Collected editions can confer a deadly respectability on a writer, solemnly gathering dust on the bookshelf the way statues in the park collect pigeon mementos. The regimented row of uniformed books seems to discourage browsing, demanding you begin with the one on the far left and work your way to Volume XLVII — or else confess that you bought the set only because it fits the living-room color scheme.
So the right way to approach The Oxford Mark Twain is in the spirit in which the books were written — with irreverence, humor, occasional profanity, and a tendency to digress. Browse. Read them lying in bed, which is where Mark Twain liked to write. Get hooked by the unfamiliar piece you run across while hunting down a familiar one — the great advantage of a collected edition is that it’s full of unexplored territory where you can make discoveries (or narrow escapes, in some cases). Savor the original illustrations. Each of these 29 volumes contains a reproduction of an original first edition published during Twain’s lifetime. The authentic imitations are sandwiched between lively introductions by mostly famous writers, including Toni Morrison, Kurt Vonnegut, and Gore Vidal, and afterwords by less famous ones.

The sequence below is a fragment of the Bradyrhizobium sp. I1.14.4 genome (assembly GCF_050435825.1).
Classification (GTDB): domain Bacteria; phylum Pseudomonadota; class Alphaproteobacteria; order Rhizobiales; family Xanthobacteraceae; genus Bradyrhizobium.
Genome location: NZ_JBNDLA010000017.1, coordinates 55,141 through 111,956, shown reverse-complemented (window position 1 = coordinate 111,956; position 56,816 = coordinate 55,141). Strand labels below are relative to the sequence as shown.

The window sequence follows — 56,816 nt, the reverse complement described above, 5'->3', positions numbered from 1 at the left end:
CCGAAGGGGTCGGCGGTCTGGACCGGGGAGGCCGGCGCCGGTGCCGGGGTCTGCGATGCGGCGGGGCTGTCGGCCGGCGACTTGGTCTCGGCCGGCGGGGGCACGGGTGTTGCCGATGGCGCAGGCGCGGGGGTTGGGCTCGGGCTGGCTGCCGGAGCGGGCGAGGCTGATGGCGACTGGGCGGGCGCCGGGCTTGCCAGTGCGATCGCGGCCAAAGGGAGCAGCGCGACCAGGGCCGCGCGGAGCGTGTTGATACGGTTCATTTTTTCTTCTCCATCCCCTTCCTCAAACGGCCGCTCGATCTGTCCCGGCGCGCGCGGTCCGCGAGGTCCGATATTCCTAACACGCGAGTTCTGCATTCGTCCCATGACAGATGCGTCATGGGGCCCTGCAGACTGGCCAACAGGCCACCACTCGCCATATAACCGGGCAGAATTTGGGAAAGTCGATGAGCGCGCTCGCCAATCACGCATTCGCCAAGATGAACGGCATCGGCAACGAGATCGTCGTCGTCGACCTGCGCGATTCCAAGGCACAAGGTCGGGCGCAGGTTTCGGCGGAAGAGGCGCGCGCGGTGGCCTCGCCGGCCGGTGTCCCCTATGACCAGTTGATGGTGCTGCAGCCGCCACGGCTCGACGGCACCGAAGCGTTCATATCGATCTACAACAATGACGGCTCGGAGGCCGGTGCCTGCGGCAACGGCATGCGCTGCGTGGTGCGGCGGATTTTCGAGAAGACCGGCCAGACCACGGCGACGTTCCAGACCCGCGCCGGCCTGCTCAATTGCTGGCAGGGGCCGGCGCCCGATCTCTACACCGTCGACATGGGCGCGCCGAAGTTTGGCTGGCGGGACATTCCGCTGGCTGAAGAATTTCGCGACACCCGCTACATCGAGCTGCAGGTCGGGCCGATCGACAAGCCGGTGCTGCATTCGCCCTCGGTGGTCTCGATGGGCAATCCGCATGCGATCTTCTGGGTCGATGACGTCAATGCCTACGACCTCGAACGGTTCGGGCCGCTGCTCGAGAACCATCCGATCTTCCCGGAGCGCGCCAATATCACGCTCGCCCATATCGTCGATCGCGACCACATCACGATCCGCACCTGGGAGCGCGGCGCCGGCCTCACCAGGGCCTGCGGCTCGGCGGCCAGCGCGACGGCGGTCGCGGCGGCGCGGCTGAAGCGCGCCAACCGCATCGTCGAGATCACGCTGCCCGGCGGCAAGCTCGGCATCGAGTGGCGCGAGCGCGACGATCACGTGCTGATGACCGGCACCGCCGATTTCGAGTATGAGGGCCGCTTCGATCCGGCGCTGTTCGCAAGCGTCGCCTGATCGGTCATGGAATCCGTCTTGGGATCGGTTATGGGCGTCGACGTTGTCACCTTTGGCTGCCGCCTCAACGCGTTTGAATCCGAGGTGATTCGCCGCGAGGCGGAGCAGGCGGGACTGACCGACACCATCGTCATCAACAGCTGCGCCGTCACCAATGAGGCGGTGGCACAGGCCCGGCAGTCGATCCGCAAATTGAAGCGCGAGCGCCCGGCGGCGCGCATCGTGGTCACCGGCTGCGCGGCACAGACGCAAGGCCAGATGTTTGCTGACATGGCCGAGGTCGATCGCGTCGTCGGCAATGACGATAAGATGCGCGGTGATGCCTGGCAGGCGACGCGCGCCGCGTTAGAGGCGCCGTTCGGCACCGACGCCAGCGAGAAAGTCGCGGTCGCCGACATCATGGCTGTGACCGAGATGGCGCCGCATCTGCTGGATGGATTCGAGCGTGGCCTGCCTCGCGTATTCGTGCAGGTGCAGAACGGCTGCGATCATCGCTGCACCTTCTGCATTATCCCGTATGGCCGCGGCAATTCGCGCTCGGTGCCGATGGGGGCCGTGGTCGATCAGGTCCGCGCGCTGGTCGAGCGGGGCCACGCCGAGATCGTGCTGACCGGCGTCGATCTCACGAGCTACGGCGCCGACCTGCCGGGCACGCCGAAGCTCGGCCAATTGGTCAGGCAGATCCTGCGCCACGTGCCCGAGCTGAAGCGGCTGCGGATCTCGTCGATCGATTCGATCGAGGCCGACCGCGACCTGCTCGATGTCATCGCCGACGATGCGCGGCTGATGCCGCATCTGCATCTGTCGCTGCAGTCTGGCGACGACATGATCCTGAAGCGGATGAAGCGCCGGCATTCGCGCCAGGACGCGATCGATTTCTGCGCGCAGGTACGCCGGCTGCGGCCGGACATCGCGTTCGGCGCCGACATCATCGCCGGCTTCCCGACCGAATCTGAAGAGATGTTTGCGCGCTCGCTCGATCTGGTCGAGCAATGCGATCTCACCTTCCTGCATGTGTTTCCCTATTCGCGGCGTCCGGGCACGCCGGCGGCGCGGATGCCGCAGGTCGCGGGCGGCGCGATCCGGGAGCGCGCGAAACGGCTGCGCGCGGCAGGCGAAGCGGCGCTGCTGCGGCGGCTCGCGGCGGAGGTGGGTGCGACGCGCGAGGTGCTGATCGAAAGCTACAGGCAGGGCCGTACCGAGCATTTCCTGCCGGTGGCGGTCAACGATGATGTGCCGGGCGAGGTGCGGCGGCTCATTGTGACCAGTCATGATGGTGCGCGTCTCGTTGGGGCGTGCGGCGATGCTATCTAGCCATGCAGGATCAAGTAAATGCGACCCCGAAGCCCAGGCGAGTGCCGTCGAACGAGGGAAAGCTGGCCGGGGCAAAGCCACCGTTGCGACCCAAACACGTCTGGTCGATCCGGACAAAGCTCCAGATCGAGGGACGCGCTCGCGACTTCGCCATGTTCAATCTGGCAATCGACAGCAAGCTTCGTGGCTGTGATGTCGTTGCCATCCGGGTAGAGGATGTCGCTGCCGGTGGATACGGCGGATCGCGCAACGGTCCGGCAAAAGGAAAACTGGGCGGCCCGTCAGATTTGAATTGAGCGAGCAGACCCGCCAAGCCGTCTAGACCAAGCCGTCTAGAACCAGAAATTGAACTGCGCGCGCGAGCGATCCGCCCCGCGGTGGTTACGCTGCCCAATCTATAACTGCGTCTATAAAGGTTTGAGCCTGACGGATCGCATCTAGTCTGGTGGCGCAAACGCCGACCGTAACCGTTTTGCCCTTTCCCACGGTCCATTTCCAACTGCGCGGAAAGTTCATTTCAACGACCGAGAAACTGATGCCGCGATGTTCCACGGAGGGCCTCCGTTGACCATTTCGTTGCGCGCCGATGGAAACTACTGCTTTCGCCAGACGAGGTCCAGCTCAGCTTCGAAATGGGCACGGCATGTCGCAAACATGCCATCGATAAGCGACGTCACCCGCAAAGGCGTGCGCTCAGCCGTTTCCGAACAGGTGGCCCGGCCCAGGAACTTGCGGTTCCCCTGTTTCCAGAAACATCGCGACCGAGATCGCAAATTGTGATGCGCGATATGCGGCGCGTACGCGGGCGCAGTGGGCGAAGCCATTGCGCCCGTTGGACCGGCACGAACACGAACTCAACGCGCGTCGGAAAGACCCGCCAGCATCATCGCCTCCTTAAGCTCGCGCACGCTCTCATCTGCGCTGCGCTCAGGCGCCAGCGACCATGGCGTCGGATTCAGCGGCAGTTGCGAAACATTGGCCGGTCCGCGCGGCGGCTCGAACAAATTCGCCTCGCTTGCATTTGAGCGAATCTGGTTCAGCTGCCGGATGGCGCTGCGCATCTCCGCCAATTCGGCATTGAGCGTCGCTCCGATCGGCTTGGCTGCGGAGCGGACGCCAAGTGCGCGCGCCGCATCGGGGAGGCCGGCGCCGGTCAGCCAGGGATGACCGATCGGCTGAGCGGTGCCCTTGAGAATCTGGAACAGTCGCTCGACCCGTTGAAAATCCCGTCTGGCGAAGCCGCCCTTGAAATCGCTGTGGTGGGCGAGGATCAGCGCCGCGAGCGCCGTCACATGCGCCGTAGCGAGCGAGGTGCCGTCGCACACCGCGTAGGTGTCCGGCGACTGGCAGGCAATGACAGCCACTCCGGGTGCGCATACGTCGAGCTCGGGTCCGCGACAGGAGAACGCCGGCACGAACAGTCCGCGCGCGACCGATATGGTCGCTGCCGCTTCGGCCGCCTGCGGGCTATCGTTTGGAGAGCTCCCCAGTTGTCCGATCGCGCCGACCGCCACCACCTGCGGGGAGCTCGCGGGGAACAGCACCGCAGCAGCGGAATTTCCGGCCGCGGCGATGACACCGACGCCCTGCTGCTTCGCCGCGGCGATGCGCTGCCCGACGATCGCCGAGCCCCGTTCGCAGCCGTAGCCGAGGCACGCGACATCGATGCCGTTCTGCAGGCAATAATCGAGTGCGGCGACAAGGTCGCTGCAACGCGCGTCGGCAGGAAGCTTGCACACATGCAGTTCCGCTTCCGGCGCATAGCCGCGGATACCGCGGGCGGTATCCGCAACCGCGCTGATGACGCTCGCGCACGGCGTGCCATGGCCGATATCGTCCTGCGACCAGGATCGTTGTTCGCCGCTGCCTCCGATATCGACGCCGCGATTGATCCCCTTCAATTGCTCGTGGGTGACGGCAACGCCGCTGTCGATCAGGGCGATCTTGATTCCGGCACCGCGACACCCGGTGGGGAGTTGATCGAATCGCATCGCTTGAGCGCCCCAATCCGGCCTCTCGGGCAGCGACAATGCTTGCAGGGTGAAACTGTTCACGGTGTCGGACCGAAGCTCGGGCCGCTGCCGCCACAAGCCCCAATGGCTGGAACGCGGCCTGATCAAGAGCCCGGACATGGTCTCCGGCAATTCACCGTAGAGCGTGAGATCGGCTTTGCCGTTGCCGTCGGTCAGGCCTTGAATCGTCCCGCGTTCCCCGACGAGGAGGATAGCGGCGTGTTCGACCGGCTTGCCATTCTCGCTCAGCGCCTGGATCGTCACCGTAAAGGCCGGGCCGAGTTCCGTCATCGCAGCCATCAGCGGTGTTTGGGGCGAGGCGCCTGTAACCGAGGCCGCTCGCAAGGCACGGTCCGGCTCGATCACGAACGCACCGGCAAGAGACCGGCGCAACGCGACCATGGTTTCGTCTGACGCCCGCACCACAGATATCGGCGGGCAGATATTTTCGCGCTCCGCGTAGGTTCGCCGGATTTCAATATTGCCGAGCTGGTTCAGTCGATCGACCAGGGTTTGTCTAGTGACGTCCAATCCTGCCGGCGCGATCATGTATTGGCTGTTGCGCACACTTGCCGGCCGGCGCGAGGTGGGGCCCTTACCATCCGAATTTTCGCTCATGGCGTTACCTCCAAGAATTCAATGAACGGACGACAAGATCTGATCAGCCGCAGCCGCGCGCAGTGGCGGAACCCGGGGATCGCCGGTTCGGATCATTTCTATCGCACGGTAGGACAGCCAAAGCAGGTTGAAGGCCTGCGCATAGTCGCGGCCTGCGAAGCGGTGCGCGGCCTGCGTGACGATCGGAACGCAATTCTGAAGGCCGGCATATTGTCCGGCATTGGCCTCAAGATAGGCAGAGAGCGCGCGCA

The essential point to remember is that Twain is disreputable. That’s the secret of his success and endurance. In his own day, he was the most popular writer in America, and the only popular American writer in Europe, and by now he is the literary equivalent of Lincoln. Yet he’s always made the more solemn and sanctimonious critics wince. They suspected him of being low and vulgar then, and suspect him of being obliquely racist or misogynist now. What really bothers them, however, is that he makes his readers laugh out loud, frequently at the critics themselves. And what draws you into these books and keeps you there is Twain’s very American but very individual voice: deadpan, wry, sly, and animated by a plainspoken honesty that’s several miles down the river from respectability.